The Quezon City Government has cleared the National Grid Corp. of the Philippines (NGCP) with its right-of-way (ROW) concerns, allowing the agency to move forward with its plans to upgrade existing transmission lines traversing Metro Manila load center.
NGCP said it’s proceeding with the San-Jose Quezon 230 kiloVolt (kV) transmission line upgrading project after the the ROW corridor of seven transmission tower sites located in Barangays Baesa and Sangandaan have been cleared by the local government unit.
“Our efforts are now focused on expediting the project’s completion and seeing a more reliable transmission of power in the country’s biggest load center,” NGCP said.
Completion of the project is targeted to be by end of the year.
The grid operator said the San Jose-Quezon 230kV Line 3 project is a critical project which will widen the power corridor into Metro Manila, allowing power plants to feed the Luzon load center.
It will also relieve the existing transmission line, prevent overloading, and will ensure that NGCP maintains the line’s N-1 contingency. N-1 refers to the redundancy standards in the grid system which will allow the transmission grid to withstand major power disturbances.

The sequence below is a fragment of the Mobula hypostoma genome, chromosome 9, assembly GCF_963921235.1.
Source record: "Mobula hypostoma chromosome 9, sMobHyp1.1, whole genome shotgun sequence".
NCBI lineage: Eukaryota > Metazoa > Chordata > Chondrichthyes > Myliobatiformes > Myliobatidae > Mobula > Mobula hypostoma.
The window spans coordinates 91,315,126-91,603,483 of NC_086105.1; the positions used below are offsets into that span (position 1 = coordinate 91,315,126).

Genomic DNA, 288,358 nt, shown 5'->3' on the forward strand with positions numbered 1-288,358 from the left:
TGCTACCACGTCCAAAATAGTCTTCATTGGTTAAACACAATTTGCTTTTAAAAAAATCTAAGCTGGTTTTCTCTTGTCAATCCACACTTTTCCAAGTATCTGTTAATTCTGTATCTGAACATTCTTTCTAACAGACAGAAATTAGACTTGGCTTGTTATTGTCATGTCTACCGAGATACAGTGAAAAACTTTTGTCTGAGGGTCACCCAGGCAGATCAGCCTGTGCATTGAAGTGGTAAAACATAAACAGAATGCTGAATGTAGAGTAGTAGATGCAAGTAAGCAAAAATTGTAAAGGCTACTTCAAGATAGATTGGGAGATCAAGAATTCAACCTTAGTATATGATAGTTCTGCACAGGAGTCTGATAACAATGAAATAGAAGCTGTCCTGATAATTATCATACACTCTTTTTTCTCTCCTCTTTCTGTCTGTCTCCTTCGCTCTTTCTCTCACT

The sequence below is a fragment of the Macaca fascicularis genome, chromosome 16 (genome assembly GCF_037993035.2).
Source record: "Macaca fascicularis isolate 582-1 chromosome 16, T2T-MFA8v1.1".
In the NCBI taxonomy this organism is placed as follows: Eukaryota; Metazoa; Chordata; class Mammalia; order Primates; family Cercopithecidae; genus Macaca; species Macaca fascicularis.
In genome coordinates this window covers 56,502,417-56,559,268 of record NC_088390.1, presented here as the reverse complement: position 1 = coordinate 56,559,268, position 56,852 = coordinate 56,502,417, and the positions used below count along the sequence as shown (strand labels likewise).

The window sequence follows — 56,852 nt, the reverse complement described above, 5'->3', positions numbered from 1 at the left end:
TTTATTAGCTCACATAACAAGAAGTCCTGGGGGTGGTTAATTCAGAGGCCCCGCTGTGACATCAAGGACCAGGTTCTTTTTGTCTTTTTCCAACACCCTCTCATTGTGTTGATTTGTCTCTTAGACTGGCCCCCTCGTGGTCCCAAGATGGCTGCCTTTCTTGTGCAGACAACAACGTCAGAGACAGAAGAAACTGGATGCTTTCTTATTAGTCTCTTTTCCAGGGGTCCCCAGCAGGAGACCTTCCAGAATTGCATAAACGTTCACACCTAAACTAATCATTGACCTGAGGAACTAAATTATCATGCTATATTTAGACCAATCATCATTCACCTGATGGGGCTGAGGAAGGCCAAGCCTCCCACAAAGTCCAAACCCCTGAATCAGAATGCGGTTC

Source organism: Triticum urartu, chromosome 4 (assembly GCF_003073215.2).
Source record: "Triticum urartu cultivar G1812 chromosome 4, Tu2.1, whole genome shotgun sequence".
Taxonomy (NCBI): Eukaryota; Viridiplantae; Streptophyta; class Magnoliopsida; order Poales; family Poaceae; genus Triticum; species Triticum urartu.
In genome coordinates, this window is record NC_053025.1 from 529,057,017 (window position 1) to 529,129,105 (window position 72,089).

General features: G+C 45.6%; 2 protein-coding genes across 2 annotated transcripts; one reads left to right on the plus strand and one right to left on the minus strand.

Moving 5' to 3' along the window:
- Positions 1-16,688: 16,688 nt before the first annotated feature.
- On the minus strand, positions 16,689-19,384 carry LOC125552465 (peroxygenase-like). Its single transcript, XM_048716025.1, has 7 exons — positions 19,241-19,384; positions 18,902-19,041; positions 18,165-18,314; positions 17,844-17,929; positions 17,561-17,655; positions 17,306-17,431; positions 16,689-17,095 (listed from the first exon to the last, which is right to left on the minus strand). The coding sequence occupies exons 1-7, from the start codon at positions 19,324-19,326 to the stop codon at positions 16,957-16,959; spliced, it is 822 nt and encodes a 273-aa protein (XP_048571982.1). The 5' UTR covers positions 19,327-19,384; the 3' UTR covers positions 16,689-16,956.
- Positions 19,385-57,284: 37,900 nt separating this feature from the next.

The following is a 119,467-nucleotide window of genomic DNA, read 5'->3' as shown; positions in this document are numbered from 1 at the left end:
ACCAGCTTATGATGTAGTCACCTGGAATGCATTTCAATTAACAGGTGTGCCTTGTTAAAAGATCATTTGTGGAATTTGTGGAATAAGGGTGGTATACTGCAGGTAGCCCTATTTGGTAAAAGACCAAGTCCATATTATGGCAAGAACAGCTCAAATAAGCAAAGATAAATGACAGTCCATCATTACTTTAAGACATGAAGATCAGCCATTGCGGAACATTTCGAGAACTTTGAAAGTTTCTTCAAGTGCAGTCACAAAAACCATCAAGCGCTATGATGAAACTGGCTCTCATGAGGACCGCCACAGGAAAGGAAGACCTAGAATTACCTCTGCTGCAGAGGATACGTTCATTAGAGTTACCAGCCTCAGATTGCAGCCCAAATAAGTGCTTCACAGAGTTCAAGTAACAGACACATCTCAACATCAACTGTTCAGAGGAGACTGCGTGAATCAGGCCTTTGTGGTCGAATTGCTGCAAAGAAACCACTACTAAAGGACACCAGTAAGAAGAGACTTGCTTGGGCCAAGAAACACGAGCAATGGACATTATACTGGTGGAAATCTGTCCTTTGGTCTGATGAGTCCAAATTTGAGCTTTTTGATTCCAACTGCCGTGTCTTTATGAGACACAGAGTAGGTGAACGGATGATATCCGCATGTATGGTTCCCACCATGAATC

The project also involves the expansion of NGCP’s San Jose Quezon Substations, which are crucial facilities that serve the load requirements of Metro Manila.
The agreement between NGCP and the Quezon City government includes the relocation of informal settlers living underneath the San Jose-Quezon transmission line in the two barangays and the clearance of the tower sites of dangerous improvements, helping NGCP secure the ROW clearances of its tower sites within the city.
Respecting the ROW corridor of transmission lines and facilities will prevent unnecessary power interruptions, ensure swifter maintenance activities, and will avert potential loss of life and property.
“We’re hoping that other LGUs follow soon. The huge bulk of urban ROW issues is in northern Metro Manila,” it said.
NGCP is a Filipino-led, privately owned company in charge of operating, maintaining, and developing the country’s power grid, led by majority shareholders Henry Sy Jr. and Robert Coyiuto Jr.